Septic Tank

A correctly-sized septic tank is an effective method of wastewater treatment where there is sufficient suitable land area available for disposal, where further treatment occurs within the soil in aerobic conditions (inside the tank the processes are anaerobic).

Septic tank

Septic tank

Benefits

  • Proven technology with a wide range of suppliers
  • Low or no power consumption
  • Inexpensive
  • Three-yearly pump-outs only

Drawbacks

  • Council may be resistant, especially on smaller sections and the system relies upon the soil for completion of treatment
  • Require sufficient land area and larger setbacks from ground and surface water
  • Dependent on the (sustained) treatment capacity of the soil

Aerated Wastewater Treatment System

An AWTS incorporates a septic tank, but also has a chamber where pumps are used to generate air bubbles. This chamber replaces the aerobic treatment which occurs in the soil in the standard septic tank system, meaning that the effluent produced is already of a higher standard. Whilst primary treated (septic tank) effluent cannot be irrigated using dripper lines, secondary treated effluent, such as from an AWTS, can be irrigated through drippers (note: several other systems also produce secondary, or advanced secondary, treated effluent).

Aerated Wastewater Treatment System

Aerated Wastewater Treatment System

Benefits

  • Wide range of off-the-peg systems
  • ‘All-in-one’ packaged plants
  • Relatively economical to purchase
  • When operating well can produce a high quality effluent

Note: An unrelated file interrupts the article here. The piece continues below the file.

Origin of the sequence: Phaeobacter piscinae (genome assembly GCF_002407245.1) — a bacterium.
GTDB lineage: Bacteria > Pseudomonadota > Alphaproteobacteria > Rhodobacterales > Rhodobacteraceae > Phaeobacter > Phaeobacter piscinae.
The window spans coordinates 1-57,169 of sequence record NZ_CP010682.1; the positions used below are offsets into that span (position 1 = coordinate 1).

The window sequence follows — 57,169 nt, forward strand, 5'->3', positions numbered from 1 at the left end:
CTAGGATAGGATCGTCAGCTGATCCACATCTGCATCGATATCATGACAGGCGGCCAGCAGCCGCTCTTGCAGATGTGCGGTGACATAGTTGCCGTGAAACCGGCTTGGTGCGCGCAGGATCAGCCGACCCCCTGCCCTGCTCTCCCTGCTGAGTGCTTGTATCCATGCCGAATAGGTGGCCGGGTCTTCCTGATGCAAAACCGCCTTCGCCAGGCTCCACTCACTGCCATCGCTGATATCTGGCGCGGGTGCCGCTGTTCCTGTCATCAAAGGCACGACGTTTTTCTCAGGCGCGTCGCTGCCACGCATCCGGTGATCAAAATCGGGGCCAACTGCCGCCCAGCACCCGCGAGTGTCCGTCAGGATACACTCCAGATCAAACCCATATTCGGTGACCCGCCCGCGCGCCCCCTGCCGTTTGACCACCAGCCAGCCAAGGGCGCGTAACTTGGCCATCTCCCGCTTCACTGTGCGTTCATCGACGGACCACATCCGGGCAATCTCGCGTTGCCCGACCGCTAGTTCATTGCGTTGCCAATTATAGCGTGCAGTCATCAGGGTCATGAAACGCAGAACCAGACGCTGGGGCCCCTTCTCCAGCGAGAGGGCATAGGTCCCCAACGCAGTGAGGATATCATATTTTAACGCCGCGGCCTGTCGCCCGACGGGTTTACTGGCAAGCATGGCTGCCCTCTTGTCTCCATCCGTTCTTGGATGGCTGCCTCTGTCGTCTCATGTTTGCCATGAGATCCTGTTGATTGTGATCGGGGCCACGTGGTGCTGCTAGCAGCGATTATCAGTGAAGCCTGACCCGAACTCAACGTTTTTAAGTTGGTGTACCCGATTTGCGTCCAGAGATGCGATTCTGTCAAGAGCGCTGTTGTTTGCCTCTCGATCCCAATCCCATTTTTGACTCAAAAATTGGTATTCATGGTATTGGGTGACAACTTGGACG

• Well accepted by council

Drawbacks

  • Significant power consumption, expensive operation
  • Can be noisy
  • Maintenance can be costly (replacement pumps, etc)
  • Cope poorly with fluctuations in input (whether up or down) so less well suited to holiday homes, etc

Media filters/reactors

These systems use a media filter chamber to contain the aerobic treatment process. The media can include sand/gravel, peat and textiles amongst other things. These systems achieve secondary or advanced secondary treatment and are well suited to tertiary treatment if required or desired (additional disinfection by chlorine or UV).

Media filter 1

Media filter 1

Media filter 2

Media filter 2

Benefits

  • Some off-the-peg systems available
  • Cope better with fluctuations in input
  • Produce a high quality effluent
  • Some well accepted by council

Drawbacks

  • Can be more expensive
  • Construction can be tricky
  • Can under some configurations (eg recirculating) achieve high levels of nutrient reduction (important for sensitive receiving environments like waterways)
  • If they fail it can be expensive and difficult to replace the media
  • Council may require extensive monitoring of some designs (eg peat beds)

Vermicomposting Units/Humus Ecology Filters

These systems act a little like compost heaps where solid wastes collect and are degraded by the resident worm population whilst the liquids filter through to a collection area below. Generally the level of treatment is of a high primary standard, but some systems achieve a secondary level of treatment.

Vermicomposting system

Vermicomposting system

Benefits

  • Some systems well accepted by council (other systems may not be)
  • Probably cope better than other systems with a garbage grinder and even some chemical use
  • Produce a reasonable quality effluent
  • Low (or even no) power consumption
  • Can be quite compact units
  • Can be used with drip irrigation (some systems)

Drawbacks

  • Poor nutrient reduction (nitrogen/phosphorous) (may be OK or even a benefit if water is used appropriately in a low-sensitivity receiving environment)